Sub-panels’ work on defining the scope of the unit of assessment is probably the clearest example of definitional boundary work in the REF, as the succession of RAEs/REFs has produced definitions of fields and sub-fields of research enshrined in official guidance documents. Most definitions include lists of sub-fields and approaches that are ‘included’ in a particular sub-panel’s remit (REF, 2012). The operation of the actual evaluation, in particular the decisions about allocation of outputs, cross-referrals between panels, the moderation and calibration of assessment, the addition of further sub-panel members or assessors in the assessment phase only, and, in the forthcoming REF 2021, the output ‘flagging’ mechanism (‘interdisciplinary identifier’) and the input from interdisciplinary panel and sub-panel advisors (REF, 2018a, 2018b), pulls this boundary work in different directions, through competing pressures both to rigidify and to loosen disciplinary boundaries. Although interdisciplinary or multidisciplinary research have always been eligible for submission, there is some evidence that a broadly interdisciplinary submission to a REF 2014 sub-panel that had already reached a consensus view on what its field of assessment encompassed may have been seen as high-risk by strategic institutional leaders (Technopolis/ SPRU, 2016; BEIS, 2016a). The outcomes of the more detailed procedures for the assessment of interdisciplinary research in REF 2021 remain to be seen.

The use of metrics and indicators to inform peer review in some panels is another space for boundary work prior to and during the evaluation. As indicated by the bibliometrics pilot prior to the REF 2014, citation indicators are not seen as technically suitable unless they are field-normalised and also contextualised in relation to protected characteristics. This raises the question of what counts as a ‘field’ of research. The definition of bibliometric fields in the REF is usually constrained by technical decisions already made by database providers in creating the data infrastructure that makes citation indicators possible in the first place—pre-defined subject categories, research areas and/or research fields are used by commercial databases of research publications to classify journals and papers (particularly in the case of papers published in journals deemed multidisciplinary). Often these fields correspond to disciplines and sub-disciplines, perhaps in line with subject classifications in other library and information data systems, other times they cluster information about the citation network of a paper. ‘Multidisciplinary’ research may also form a category in its own right (for example, to be used for generalist journals that cover a range of sciences), but in the bibliometrics pilot for the 2014 REF papers published in such journals that had not already been reclassified by the database provider were reassigned to ‘more appropriate categories’ (p. 13). Such reassignment fits the above definition of boundary work.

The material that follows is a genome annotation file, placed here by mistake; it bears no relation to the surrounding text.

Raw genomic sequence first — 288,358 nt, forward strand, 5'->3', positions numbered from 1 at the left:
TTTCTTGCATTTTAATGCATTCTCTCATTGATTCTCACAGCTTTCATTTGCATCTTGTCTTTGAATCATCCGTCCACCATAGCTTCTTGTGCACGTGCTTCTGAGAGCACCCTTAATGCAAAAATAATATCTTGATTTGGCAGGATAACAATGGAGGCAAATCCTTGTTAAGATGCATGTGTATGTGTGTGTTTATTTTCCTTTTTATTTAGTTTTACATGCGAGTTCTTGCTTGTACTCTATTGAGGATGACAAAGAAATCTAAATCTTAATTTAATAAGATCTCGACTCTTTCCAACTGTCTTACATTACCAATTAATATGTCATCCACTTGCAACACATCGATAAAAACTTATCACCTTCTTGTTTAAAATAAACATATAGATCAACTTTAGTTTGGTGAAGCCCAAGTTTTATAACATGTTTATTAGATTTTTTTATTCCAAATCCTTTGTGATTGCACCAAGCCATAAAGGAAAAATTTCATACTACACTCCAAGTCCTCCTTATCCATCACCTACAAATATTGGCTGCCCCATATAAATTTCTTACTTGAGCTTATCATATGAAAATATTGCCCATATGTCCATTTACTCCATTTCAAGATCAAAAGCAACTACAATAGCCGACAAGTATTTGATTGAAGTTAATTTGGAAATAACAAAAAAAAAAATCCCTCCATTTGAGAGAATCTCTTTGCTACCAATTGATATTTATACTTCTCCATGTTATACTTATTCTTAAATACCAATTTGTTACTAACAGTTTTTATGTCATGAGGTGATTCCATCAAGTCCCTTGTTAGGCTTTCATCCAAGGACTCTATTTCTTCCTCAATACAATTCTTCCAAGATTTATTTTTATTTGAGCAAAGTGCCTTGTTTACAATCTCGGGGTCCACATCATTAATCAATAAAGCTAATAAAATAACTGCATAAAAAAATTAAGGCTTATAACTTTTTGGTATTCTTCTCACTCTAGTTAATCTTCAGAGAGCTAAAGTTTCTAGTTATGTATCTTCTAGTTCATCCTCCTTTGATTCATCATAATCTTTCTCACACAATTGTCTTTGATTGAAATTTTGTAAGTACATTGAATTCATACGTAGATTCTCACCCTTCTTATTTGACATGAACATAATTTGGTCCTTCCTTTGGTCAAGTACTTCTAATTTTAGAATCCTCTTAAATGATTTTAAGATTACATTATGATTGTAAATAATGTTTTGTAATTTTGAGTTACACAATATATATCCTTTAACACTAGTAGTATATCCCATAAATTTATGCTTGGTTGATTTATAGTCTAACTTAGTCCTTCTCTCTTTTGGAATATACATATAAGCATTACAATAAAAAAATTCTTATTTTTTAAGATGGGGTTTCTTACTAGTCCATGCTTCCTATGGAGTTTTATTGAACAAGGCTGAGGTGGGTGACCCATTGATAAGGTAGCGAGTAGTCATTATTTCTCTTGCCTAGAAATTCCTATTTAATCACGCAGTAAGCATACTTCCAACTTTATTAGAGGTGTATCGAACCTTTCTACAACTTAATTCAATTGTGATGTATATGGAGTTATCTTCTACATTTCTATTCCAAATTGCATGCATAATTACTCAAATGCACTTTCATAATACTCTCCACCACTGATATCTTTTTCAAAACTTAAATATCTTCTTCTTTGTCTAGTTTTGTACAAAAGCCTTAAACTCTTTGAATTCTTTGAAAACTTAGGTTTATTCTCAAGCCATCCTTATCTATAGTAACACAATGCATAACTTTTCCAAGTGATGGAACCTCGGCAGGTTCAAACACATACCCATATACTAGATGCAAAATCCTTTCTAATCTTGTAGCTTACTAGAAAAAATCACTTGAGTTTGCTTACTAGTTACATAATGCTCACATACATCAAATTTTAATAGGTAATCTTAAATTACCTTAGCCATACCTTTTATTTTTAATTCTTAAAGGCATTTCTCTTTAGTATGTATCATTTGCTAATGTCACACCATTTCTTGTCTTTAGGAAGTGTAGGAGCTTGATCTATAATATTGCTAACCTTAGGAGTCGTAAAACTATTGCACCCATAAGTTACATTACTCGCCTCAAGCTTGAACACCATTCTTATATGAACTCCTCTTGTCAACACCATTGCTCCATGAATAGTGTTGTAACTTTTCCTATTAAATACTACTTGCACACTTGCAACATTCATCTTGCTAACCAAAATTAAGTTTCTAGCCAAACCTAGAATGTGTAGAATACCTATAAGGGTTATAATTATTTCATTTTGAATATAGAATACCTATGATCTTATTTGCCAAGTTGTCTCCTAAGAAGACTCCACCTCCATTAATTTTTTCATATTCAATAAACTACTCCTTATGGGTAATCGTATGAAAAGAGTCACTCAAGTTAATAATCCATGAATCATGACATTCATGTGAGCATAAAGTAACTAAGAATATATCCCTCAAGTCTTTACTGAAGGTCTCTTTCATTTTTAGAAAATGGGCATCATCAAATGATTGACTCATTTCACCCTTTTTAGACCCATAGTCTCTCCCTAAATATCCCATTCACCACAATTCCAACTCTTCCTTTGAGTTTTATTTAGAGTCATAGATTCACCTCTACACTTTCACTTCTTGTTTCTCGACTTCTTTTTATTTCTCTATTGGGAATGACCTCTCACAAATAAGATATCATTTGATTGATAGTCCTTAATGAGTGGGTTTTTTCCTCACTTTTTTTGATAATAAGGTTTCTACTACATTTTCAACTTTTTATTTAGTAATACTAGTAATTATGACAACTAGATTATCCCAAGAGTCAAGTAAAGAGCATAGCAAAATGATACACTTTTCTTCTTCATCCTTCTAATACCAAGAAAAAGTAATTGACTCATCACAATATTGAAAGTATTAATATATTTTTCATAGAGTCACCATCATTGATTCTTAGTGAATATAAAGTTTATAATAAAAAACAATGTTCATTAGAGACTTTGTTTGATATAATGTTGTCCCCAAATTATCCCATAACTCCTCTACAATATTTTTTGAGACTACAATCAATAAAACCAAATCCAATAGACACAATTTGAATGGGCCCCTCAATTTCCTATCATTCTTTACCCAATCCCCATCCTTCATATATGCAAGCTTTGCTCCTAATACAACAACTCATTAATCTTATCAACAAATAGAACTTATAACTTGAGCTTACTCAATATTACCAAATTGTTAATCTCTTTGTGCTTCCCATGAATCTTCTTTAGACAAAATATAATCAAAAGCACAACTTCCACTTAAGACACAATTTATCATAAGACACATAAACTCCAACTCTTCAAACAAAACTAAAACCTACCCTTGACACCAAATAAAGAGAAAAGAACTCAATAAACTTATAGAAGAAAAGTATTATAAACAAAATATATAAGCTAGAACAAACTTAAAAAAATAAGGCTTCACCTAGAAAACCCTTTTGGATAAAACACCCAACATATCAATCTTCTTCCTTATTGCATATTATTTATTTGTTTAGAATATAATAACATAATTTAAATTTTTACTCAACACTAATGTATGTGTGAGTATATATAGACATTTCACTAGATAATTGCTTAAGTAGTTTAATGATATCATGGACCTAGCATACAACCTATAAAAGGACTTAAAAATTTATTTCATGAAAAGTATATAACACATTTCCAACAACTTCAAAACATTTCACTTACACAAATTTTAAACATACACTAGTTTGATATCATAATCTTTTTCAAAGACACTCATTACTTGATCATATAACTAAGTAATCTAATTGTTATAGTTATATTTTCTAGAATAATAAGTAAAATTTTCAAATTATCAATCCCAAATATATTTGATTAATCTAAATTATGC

At HEI level, preparation for REF submission also involves boundary work. Within HEIs, the allocation of staff to units of assessment entails boundary negotiations relative to both the definitions of units of assessment and eligibility criteria in the REF guidance, and internal clusterings of areas of research and teaching subjects. Moreover, in some disciplines the expectation to submit impact case studies has also generated further boundary work. For example, the impact case study form separates research from its impact, which may pose particular challenges in art-related fields where research and impact may be organically embedded in creative practice or practice-as-research (see examples in Oancea et al., 2018; Adams and McDougall, 2015).